SOC 4485 Internship in Urban Studies: 1-6 semester hours
Prerequisites: Junior standing, consent of the instructor. Students will participate in supervised placements in positions related to the field of Urban Studies. May be repeated for a maximum of 6 credit hours.
SOC 4600 Masculinities: 3 semester hours
Same as GS 4600. Prerequisites: SOC 2102, GS 2102, or consent of instructor. This course examines men and masculinity through a critical lens, looking at an institutionalized system of gender relations and practices that is assumed to be a natural phenomenon and culturally universal. The course explores various masculine behaviors, myths, ideologies, and experiences so that students can consider the relationship between masculine practice and social power and delineate choices for future directions. The course is interdisciplinary and may use tools and methods from the social sciences and the humanities. It satisfies the Gender Studies (GS) gender theory requirement.
SOC 4720 Ageless Arts: Creativity in Later Life: 3 semester hours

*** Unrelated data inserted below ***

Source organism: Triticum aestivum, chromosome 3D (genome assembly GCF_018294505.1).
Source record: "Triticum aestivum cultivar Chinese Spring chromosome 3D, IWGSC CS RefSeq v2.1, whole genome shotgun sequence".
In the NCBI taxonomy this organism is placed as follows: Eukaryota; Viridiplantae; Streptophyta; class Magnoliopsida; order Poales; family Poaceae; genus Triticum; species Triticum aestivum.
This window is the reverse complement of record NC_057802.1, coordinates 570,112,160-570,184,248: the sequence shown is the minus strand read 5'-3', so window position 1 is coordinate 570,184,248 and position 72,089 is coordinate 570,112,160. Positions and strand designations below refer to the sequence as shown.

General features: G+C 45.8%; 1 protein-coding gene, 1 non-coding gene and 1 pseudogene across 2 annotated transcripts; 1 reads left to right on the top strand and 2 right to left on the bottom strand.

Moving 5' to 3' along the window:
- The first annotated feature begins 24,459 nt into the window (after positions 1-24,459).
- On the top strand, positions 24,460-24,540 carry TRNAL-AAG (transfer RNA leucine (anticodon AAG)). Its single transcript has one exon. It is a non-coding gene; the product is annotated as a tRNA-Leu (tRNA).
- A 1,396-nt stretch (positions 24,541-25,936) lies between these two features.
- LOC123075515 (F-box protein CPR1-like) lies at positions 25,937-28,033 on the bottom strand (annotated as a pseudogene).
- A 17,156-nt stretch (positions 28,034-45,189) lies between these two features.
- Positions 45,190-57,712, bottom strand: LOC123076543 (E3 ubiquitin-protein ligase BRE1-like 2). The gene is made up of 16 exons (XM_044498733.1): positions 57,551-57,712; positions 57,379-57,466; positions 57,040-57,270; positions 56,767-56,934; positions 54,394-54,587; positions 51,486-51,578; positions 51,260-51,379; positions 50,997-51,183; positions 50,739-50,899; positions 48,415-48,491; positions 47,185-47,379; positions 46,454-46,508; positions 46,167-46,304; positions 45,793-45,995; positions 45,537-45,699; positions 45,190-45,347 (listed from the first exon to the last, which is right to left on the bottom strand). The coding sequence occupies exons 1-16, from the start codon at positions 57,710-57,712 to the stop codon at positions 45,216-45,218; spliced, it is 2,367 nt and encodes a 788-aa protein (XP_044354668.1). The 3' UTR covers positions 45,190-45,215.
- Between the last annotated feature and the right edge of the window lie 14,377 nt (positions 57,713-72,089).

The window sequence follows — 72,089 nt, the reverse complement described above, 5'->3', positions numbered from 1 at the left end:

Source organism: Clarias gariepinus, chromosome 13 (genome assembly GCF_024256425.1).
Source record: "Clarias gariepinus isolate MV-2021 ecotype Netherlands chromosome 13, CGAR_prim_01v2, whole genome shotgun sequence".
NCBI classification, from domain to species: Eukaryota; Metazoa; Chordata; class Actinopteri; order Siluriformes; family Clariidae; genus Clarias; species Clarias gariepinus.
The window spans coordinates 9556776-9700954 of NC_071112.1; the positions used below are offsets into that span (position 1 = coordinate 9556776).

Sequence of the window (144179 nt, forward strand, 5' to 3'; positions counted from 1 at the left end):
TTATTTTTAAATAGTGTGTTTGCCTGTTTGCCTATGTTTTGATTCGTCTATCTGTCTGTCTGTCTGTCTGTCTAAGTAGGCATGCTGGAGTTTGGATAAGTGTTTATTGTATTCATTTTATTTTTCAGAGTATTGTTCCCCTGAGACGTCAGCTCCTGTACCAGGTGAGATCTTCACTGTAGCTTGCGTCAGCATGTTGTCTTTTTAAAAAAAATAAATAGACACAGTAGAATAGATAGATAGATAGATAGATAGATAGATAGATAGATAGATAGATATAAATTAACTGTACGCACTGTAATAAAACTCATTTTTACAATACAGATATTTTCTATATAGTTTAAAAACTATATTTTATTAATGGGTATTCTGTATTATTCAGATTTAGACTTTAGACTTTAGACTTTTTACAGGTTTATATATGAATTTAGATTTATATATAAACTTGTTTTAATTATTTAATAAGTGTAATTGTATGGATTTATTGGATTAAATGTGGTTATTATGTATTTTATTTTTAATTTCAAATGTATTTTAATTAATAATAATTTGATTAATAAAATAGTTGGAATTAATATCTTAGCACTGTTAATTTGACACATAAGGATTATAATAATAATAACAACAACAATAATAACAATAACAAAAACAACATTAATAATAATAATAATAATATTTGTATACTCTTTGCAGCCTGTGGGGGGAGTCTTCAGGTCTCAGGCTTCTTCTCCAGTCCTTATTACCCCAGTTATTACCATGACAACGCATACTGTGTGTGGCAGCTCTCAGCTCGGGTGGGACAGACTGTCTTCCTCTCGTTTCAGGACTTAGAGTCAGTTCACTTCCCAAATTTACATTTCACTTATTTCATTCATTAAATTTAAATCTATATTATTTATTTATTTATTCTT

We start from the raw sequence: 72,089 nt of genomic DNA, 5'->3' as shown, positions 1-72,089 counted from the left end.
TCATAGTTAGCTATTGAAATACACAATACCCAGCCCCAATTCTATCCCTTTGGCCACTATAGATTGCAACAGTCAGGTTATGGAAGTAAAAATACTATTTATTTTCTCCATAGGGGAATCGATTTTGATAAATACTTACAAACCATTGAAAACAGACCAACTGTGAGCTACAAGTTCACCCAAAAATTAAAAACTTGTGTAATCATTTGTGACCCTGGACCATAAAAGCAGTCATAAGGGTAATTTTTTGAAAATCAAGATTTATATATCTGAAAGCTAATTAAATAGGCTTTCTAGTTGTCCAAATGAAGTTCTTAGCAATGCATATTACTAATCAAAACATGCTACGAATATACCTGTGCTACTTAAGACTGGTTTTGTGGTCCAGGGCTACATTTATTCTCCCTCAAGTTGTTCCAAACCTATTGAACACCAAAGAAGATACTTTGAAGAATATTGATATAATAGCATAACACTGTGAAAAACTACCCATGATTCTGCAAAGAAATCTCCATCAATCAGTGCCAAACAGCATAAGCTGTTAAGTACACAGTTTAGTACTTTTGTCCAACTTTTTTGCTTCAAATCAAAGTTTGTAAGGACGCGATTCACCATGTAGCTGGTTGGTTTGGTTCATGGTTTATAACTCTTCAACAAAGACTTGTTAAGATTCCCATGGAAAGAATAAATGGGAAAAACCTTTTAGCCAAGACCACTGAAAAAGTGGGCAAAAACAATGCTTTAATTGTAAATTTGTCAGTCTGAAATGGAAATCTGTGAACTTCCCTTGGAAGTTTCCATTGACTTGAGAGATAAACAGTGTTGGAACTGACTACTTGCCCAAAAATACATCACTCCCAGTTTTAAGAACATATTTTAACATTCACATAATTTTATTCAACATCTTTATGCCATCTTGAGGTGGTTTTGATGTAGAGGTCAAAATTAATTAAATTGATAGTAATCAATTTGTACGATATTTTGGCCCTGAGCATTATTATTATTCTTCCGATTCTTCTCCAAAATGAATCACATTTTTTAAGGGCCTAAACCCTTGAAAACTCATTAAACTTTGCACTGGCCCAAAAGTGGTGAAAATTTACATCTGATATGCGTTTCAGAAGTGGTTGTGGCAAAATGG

Same as GERON 4720. Prerequisites: Junior/senior undergraduate or graduate standing, or permission of the instructor or program director. This course examines how the lives of older adults are enriched through engagement in artistic, creative activities. Key approaches to creative aging are explored, with emphasis on benefits to physical health, emotional well-being, and interpersonal connection. Influencing factors are examined, including ageism, generativity, family and personal networks, environmental resources, sensory and cognitive deficits, and other health and physical changes of aging. The works of historical and current artists — painters, novelists, filmmakers, playwrights, musicians and others — are surveyed with an emphasis on products from later in the life course. Finally, the therapeutic benefits of creativity are examined through evidence-based research and the personal narratives of successful senior artists.